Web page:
It only took us an existential moment to damage them, but they won’t be fixed in our lifetime.
Researchers say ocean ecosystems have taken a hit from climate change – and that it could be thousands of years, not hundreds, before they recover. By analyzing layers of fossilized ocean fauna, scientists from UC Davis’ Bodega Marine Laboratory and Coastal and Marine Sciences Institute were able to make out correlations between abrupt climate change and disturbances in ocean biodiversity. Their study was published yesterday in the Proceedings of the National Academy of Sciences.
Biologically diverse seafloors can lose large amounts of dissolved oxygen as a result of climate change. The process – called deoxygenation – can disrupt the biodiversity of ocean ecosystems. But previous studies did not quantify these disturbances and recoveries in relation to sudden climate change. Led by Sarah Moffitt, a UC Davis research team began by extracting a huge fossil core from the ocean floor off Santa Barbara.
“After the initial sampling at sea, I took the entire core, which was about 30 feet long,” Dr. Moffitt said in a statement. “I cut it up like a cake, and I sampled the whole thing. Because of that, I had the whole record.”
The core contained fossil evidence from a period spanning 16,100 to 3,400 years ago. In that time, Moffitt noticed repeating patterns. Diverse seafloor ecosystems would experience deoxygenation coinciding with warming periods, and rapid loss of diversity would follow. In low-oxygen periods, fossil evidence was minimal. Even minor drops in oxygen levels appeared to curtail undersea life. And while the warming events seemed to last hundreds of years – possibly only decades – it took ecosystems thousands of years to bounce back.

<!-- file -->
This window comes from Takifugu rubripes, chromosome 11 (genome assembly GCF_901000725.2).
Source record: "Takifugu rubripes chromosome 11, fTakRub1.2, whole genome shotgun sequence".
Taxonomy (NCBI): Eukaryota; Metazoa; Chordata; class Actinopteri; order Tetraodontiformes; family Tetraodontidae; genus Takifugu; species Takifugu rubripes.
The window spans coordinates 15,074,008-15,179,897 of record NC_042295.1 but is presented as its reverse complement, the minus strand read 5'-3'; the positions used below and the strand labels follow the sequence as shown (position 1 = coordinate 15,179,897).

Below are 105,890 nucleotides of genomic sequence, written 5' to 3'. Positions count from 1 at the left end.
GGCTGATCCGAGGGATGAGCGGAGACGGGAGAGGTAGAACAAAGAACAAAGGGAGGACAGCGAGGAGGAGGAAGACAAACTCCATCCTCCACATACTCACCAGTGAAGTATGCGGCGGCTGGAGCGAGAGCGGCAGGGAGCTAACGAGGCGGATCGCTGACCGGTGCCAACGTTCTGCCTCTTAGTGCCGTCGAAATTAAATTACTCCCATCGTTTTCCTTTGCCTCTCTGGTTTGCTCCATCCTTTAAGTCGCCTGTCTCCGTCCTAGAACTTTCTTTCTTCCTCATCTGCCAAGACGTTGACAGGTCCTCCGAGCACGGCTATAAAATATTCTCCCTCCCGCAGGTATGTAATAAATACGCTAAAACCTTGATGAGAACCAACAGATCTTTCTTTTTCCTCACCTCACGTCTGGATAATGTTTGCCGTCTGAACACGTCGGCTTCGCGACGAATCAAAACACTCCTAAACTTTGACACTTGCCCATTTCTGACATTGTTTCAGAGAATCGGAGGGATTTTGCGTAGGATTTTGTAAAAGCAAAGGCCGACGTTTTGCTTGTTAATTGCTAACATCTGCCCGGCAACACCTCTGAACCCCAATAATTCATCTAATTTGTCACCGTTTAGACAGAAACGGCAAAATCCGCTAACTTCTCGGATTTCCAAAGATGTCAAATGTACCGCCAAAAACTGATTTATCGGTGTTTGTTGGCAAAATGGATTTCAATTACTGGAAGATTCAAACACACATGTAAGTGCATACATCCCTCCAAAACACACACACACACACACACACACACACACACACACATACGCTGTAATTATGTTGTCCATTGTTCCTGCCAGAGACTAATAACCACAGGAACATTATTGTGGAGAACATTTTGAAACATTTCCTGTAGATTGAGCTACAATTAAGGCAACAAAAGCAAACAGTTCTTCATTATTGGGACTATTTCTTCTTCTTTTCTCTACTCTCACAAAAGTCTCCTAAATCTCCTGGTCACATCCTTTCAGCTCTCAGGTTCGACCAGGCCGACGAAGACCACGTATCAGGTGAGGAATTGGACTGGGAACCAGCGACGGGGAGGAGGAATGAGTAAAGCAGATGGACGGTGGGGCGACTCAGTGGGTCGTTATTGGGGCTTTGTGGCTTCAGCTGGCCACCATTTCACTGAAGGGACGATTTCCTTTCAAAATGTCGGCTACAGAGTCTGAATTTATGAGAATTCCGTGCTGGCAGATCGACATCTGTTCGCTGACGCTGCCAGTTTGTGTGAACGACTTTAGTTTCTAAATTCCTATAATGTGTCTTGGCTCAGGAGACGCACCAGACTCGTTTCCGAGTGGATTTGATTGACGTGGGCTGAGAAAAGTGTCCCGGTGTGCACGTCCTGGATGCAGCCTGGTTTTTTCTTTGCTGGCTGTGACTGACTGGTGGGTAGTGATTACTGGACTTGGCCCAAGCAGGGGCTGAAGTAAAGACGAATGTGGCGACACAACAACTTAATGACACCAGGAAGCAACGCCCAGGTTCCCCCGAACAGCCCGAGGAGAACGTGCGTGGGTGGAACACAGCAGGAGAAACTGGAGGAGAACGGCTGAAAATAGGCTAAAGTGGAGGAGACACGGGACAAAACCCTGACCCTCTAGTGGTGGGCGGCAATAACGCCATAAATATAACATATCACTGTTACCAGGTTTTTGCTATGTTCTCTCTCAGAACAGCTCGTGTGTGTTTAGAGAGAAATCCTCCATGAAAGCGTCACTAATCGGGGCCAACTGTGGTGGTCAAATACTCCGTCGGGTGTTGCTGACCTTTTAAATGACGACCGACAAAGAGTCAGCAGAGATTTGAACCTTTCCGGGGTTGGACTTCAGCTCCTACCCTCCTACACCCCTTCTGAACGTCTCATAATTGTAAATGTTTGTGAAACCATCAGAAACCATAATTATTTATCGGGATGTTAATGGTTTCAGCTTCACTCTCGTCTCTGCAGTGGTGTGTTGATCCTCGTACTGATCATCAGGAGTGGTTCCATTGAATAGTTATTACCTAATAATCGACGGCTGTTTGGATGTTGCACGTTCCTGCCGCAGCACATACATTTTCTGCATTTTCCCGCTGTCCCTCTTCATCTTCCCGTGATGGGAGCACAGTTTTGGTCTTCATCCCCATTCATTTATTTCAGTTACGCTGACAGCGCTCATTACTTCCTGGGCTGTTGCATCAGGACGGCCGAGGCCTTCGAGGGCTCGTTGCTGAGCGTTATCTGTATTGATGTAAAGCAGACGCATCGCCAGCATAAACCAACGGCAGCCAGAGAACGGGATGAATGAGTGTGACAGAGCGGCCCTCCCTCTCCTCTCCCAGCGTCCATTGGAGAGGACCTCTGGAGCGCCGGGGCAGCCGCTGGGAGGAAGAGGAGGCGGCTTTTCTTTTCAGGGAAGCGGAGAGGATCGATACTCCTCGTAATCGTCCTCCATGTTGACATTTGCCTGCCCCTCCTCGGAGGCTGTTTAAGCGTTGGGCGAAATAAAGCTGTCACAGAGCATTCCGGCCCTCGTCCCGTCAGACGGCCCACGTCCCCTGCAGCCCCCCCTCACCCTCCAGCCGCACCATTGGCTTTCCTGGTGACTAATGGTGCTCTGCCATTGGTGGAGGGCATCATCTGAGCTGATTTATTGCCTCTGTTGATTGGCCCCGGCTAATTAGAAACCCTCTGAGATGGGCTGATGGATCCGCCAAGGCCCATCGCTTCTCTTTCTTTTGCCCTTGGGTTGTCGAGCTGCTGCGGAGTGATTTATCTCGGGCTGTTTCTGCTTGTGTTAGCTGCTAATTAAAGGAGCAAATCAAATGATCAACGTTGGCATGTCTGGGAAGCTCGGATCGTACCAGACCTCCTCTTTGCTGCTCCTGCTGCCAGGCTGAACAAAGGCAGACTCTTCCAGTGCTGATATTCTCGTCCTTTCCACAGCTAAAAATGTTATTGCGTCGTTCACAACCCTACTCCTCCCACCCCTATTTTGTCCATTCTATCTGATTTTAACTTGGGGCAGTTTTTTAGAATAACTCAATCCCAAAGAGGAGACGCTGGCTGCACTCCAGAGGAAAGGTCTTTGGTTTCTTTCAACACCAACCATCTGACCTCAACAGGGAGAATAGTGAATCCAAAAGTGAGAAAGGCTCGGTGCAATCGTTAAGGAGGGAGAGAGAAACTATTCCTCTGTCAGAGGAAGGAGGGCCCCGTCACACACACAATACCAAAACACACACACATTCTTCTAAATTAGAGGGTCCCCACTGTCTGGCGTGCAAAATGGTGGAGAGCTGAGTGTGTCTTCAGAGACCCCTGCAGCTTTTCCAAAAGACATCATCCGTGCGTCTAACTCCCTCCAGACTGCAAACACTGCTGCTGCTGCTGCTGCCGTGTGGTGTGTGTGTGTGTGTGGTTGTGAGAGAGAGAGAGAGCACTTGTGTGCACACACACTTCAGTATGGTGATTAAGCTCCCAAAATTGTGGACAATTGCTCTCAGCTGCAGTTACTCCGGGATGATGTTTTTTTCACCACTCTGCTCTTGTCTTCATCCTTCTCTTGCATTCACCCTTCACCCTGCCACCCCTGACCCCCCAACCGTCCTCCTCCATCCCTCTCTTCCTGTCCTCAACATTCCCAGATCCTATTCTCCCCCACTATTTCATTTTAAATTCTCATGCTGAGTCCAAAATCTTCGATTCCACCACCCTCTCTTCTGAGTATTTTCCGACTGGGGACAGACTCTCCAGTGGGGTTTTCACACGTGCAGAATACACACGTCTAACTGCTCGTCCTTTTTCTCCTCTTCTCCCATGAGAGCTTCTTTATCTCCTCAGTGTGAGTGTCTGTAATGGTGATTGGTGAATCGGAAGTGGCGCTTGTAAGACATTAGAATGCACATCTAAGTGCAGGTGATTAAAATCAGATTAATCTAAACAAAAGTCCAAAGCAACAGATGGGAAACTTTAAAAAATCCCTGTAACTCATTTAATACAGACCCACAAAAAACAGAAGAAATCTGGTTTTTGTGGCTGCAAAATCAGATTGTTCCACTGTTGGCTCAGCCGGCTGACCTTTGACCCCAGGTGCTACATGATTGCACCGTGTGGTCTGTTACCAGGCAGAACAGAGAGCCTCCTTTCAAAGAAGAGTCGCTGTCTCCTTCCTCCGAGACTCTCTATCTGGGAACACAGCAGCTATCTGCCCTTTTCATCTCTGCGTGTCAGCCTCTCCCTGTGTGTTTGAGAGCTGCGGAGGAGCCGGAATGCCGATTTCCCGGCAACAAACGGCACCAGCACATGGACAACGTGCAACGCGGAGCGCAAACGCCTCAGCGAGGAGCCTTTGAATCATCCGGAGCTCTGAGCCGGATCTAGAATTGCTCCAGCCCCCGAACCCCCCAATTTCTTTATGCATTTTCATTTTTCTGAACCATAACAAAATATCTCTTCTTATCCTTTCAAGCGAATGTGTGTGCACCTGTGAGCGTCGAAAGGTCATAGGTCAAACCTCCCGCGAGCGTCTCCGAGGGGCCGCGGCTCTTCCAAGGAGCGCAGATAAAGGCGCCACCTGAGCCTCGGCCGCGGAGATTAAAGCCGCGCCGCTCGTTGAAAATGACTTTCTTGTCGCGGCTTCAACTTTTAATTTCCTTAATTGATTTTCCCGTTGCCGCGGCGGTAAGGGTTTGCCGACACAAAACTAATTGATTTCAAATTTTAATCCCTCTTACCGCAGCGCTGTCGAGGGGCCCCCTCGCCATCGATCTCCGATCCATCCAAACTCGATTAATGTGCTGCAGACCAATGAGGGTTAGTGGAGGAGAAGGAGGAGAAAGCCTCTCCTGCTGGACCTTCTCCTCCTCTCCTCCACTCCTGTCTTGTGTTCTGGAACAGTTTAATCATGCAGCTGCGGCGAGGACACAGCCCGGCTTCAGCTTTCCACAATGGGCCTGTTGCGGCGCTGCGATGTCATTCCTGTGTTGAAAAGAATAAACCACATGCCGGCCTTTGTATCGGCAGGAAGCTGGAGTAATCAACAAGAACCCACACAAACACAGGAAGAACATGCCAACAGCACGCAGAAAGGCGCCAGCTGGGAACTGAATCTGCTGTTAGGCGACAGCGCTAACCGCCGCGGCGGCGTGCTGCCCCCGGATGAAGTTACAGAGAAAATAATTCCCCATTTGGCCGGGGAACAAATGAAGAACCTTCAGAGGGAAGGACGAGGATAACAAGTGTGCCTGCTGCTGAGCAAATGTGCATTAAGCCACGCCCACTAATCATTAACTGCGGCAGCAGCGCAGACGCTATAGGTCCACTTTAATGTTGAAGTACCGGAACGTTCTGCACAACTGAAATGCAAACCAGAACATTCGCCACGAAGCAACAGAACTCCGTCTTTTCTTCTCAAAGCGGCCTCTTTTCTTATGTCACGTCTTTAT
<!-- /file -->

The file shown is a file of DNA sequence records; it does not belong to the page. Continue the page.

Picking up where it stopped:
And it’s not all in the past – Moffitt says these deoxygenation events should viewed as analogues to the present.
“These past events show us how sensitive ecosystems are to changes in Earth’s climate – it commits us to thousands of years of recovery,” Moffitt said in a statement. “It shows us what we’re doing now is a long-term shift – there’s not a recovery we have to look forward to in my lifetime or my grandchildren's lifetime. It’s a gritty reality we need to face as scientists and people who care about the natural world and who make decisions about the natural world.”